The e-commerce firm expects the technology to cut the number of damaged items sent out and speed up picking and packing, the Wall Street Journal reports.
Amazon estimates that fewer than one in 1,000 items it handles is damaged, though the total number is significant for the retailer, which manages about 8 billion packages annually.
Amazon has been working on further automating its warehouses as it has struggled to find workers and aimed to allocate physically challenging and repetitive warehouse jobs to robots.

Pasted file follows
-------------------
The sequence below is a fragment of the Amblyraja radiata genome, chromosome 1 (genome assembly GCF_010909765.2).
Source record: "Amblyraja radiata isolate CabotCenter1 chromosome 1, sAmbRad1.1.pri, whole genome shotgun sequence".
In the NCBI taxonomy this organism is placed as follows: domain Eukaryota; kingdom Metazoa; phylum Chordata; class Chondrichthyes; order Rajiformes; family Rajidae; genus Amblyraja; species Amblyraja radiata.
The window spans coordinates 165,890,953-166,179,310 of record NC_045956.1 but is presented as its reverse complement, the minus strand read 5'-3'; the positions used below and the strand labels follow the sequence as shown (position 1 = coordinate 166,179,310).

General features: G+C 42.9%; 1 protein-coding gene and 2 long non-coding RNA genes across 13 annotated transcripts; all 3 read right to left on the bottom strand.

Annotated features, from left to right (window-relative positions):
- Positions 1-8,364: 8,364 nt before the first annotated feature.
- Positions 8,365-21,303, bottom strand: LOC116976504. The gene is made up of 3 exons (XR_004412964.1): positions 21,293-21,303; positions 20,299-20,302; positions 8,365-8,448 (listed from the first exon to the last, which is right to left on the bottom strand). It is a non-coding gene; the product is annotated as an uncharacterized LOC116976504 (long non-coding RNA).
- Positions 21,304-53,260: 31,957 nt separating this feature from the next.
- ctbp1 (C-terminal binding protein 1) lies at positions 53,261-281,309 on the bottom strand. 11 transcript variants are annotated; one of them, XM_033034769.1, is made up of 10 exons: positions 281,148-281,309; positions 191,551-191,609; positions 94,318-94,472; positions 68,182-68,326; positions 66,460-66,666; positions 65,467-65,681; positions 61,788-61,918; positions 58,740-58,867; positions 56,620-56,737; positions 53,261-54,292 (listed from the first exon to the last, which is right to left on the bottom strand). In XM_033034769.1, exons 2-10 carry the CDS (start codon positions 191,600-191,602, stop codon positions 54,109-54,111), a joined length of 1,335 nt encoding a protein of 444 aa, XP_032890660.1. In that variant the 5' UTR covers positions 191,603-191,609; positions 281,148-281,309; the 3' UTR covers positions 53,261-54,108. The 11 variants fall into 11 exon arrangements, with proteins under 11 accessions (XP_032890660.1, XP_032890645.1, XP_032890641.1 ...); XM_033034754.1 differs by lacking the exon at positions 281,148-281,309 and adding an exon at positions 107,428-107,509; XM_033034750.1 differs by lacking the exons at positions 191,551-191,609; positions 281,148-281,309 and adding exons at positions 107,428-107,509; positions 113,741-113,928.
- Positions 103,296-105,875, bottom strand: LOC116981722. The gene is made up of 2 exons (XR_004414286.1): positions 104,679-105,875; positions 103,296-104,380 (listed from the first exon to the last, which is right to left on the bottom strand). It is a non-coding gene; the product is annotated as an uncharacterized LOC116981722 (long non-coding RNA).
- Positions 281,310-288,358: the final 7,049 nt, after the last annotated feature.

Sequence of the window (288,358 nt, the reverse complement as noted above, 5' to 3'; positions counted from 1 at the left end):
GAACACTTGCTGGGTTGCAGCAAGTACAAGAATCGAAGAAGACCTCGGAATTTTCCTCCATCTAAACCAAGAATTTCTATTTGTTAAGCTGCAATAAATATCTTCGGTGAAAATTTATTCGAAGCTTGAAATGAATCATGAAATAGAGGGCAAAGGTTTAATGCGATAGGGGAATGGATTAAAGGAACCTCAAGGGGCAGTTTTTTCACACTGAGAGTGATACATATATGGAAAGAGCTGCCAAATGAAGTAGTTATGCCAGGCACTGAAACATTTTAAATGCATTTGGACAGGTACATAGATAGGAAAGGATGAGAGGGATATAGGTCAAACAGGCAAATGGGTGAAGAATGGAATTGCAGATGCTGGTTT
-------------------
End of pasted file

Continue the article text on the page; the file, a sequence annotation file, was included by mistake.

Amazon has enforced the AI at two fulfillment centers and plans to roll out the system at ten more North America and Europe sites.
The company has found that AI is three times as effective at identifying damage as a warehouse worker.
Amazon trained the AI using photos of undamaged items compared with damaged items.
Price Action: AMZN shares traded higher by 0.08% at $120.68 premarket on the last check Thursday.
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